THE woman guilty of the hit-and-run killing of her mother’s best friend failed to tell anyone about the crime in the hours afterwards.
Taylah Hocking, 20, struck and killed former Wodonga woman Tracey-Lee Kemp, 45, on the Midland Highway in Huntly in August last year.
Tracey-Lee, a former St Augustine’s Primary and Wodonga High student, was born and raised on the Border, but moved to Bendigo before her death.
Hocking and Ms Kemp both attended a 21st birthday party at the Huntly Pub earlier in the evening, with Hocking driving her mother, grandmother, grandfather and Ms Kemp to the pub. She was intended to be the designated driver.
I didn’t do it, if I had hit someone I wouldn’t just drive off.Taylah Hocking in her police interview on August 14
Hocking later admitted to police she had “a few” glasses of alcohol. She was on her P-plates, and had gotten her driver’s licence three months before.
The court heard Ms Kemp was involved in an argument with another person at the party and decided to walk home along the Midland Highway.
The party ended soon after and Hocking got into her gold Holden sedan. Her brother, who was celebrating his 21st birthday, saw her drive away by herself without speaking to anyone.
The court heard Ms Kemp’s boyfriend called her at 12.21am to ask where she was, and offered to pick her up.
He called again at 12.43am and spoke briefly before he heard the phone case “closing over”, and then no sound. All further calls went to message bank.
Hocking texted her ex-boyfriend at 12.38am and 12.41am. She received texts at 12.42am and 12.43am.
The court examined the time of the texts, and found she was unlikely to have texted while driving. Her last message was sent a minute before she left the pub.
Hocking veered onto the left shoulder of the road and struck and killed Ms Kemp, and continued driving south on the road without stopping.
Hocking then turned at Howard Street at Epsom and deliberately crashed into a tree before calling her mother. She was picked up by another person and taken to another house to “sober up”.
Hocking did not mention the hit-and-run to her family or friends that night.
Meanwhile, after closing the pub later in the night, the publican saw a handbag on the side of the road when he was driving home on the Midland Highway about 3am.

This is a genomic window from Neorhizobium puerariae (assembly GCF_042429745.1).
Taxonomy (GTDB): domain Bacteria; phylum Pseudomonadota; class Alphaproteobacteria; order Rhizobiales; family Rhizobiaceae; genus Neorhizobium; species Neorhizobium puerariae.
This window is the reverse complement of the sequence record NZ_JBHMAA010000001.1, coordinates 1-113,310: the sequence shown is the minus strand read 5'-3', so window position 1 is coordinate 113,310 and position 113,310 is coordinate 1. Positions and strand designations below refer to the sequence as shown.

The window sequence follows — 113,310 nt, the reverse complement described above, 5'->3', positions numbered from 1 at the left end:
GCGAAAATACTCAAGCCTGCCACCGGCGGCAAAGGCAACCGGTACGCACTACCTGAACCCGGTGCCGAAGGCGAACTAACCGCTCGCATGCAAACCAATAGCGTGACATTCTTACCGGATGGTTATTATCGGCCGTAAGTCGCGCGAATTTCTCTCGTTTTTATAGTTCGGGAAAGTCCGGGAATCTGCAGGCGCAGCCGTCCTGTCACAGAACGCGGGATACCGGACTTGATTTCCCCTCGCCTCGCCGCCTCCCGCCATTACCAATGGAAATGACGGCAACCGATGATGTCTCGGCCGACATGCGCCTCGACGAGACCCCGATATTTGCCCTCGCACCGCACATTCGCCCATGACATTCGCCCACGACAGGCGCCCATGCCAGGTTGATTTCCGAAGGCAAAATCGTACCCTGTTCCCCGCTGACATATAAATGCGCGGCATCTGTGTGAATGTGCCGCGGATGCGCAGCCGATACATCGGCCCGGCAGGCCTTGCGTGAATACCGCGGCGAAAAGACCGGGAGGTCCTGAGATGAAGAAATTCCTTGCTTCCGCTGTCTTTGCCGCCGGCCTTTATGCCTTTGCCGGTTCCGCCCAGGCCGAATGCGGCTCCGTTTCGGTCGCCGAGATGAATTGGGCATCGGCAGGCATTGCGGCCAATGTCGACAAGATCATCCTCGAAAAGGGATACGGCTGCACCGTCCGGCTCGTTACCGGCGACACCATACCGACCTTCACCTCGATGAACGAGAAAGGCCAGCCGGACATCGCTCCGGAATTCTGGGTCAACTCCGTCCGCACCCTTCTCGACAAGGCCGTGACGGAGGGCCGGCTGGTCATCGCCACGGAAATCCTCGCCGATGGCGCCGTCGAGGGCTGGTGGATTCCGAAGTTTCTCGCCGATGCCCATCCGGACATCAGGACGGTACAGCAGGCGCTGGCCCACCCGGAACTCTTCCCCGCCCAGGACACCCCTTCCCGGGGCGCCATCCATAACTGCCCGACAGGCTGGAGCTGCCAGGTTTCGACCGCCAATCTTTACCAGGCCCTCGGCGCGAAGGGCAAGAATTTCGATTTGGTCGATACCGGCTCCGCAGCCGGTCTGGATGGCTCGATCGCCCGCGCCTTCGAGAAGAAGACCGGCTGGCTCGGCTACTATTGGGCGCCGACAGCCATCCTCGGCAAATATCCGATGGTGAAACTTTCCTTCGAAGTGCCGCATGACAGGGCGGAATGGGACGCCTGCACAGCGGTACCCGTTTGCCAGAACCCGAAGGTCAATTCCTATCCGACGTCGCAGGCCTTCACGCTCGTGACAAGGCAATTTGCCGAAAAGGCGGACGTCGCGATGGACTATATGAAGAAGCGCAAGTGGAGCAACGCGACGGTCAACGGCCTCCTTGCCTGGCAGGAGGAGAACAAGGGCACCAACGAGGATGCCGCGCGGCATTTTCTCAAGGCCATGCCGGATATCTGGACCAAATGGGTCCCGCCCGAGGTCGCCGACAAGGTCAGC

He saw more belongings strewn on the side of the road 10 metres away. He then saw Ms Kemp laying face-down on the side of the road, unresponsive.
She was found 1.46 kilometres from the hotel.
Hocking “found out” that Ms Kemp was dead at 5.30am, when her mother called.
She was taken to Bendigo Police Station at 10am on August 14 for questioning, where she denied killing Ms Kemp.
“I didn’t do it, I’d remember. You can’t not remember something like that,” she told police.
“I didn’t do it, if I had hit someone I wouldn’t just drive off.”
When asked about the staged collision with the tree, Hocking made up another story.
“I don’t know, like I went to change the radio station and it all just happened really quickly,” she said.
Police asked about her alcohol consumption, and Hocking said “yeah, I had a few”.
A reconstruction found she hit the tree at low speed and there were no emergency braking marks on the road. It also found the damage to the car was consistent with striking a pedestrian.
The court was told Hocking had a close relationship with Ms Kemp, and considered her like a “second mother”. The pair had been friends since Hocking was a young child.
Defence counsel Ian Hayden said visibility was likely to be low in the area at the time, and the Midland Highway was poorly lit.
He said the crime had devastated Hocking who has not driven a car since.
“She has been described as like a second mother to her. The accused is forever mortified about what has happened on this night,” Mr Hayden said.
The court heard Hocking lost her job after her employer was targeted on social media for continuing to give her shifts.
Judge Bill Stuart said there was “a certain callousness” to Hocking’s actions on the night when she “just continued on her way” after the collision.
“For all she knew, the person could have been alive. She didn’t do anything. Her thoughts were for herself,” he said.
“Common humanity would have demanded that she stop, she call somebody, got somebody to do something to find out whether the person was alive.
“If so, if they would have been in dire need or needed immediate medical attention, what does she do? Not a thing, other than fake an accident to protect herself, then be consoled by friends over a period of a few hours while she sobers up and says nothing.”
Judge Stuart said he was likely to sentence Hocking to a period in a juvenile detention facility, believing a community corrections order was not enough for the crime. She has not served any time in custody.
A victim impact statement from Ms Kemp’s boyfriend Slavko Milovanovic was read to the court, outlining his devastation at not being able to say “goodbye”.
“My life changed dramatically when I was woken by a knock on the door by police, thinking it was Tracey having locked herself out,” he wrote.
“It was the police, they told me she had been killed.
“I can’t shake this, it torments me.
“How could anyone leave anyone hurt like that and not stop? I am left in despair, it was just so wrong, my life as I knew it is over.”
Judge Stuart will state his sentencing intention on Friday, waiting on the outcome of a report before sentencing Hocking next month.